Whilst early British Christmas cards usually featured winter scenes and religious themes such as the Nativity, a significant number of later Victorian Christmas were morbid, eccentric and humorously cruel in tone.
A goat sticks his neck through a fence and tell a young boy it has come to greet him, in an odd Christmas card image from 1911. Right, An egg with chubby arms and legs but no head was used as a strange image for a Christmas card, circa 1900
Three creepy snowmen that wouldn’t look out of place in a horror film, but instead all once featured on a Christmas card
Another strange Christmas card from the London based company Raphael Tuck & Sons, showing two humans with chicken head sledging, circa 1880
Four screeching cats annoy a min in his bedroom window in this unusual image made for a Christmas card in 1880
Some historians have suggested that the portrayal of dead animals on nineteenth century Christmas cards were meant to serve as a reminder of the poor and hungry during the holiday season. Stories of poor children freezing to death were common during the winter in Victorian England.
However others have speculated that these creepy Christmas cards were simply beloved by the Victorians for their twisted, irreverent sense of humour.
At a time when religion and duty pervaded almost every aspect of nineteenth-century society, these weird Christmas cards may have provided some humorous respite.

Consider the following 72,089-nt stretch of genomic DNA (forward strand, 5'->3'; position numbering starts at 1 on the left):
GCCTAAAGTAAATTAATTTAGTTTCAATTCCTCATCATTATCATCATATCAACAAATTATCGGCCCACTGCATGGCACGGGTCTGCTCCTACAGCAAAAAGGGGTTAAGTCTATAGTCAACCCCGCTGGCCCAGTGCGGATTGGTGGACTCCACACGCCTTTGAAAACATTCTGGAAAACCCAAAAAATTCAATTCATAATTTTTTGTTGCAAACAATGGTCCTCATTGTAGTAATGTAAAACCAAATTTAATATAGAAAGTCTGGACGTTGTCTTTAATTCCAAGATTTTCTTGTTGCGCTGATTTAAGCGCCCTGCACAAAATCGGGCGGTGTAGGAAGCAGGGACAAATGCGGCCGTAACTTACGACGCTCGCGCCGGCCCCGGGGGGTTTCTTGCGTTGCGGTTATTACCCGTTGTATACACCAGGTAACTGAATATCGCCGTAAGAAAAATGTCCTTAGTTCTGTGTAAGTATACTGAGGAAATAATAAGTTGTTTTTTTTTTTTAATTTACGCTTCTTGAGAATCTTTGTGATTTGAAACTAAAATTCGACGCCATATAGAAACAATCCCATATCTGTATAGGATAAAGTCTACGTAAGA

Two robins lie flat on their back, possibly from the sherry, in a rather unusual Christmas card image from 1876
Four frogs have slipped on the ice in an image used for a Christmas card in Germany, circa 1880
A bizarre scene showing an epic battle between ants used for a Christmas card. The red ants are holding aloft a flag that says ‘The compliments of the season’
Two small children are pictured running away from a giant insect – this is not an image you would find on a modern card
Sir Henry Cole: Founder of the Post Office who dreamed up Christmas cards to boost business
Sir Henry Cole: Came up with the first ever Christmas card in 1843
More than 750 million Christmas cards will be sent this year, but when the first ever greeting cards were launched in London in 1843 the response was anything but enthusiastic.
In fact, of the 1,000 originally printed, only a handful sold, probably because they cost a hefty one shilling, and it was many years before the tradition took a foothold.
The cards were produced by Sir Henry Cole and published by Summerley’s Home Treasury Office, 12, Old Bond Street, London.
The hand-coloured cards were designed by a man called John C Horsley and of the 1,000 that were printed very few are known to remain in existence.
Anna Flood, archivist from the British Postal Museum and Archive, said: ‘Prior to this point, there was no concrete record of people sending actual Christmas greetings cards to each other, there was no record of a card which makes a specific reference to Christmas”‘
Sir Henry Cole also modernised the postal system, managed the construction of the Albert Hall, and was a founder of the Victoria and Albert museum.
Under the pseudonym Felix Summerly, he wrote children’s books as well as being an inventor and designer whose products included a teapot.
In his spare time, the life-long civil servant ran an art shop, and was devoted to his quest to ‘beautify life’.
Sir Henry commissioned this, the world’s first commercial Christmas card. Designed by John C Horsley and hand-coloured, only a few examples still survive today
Source: Read Full Article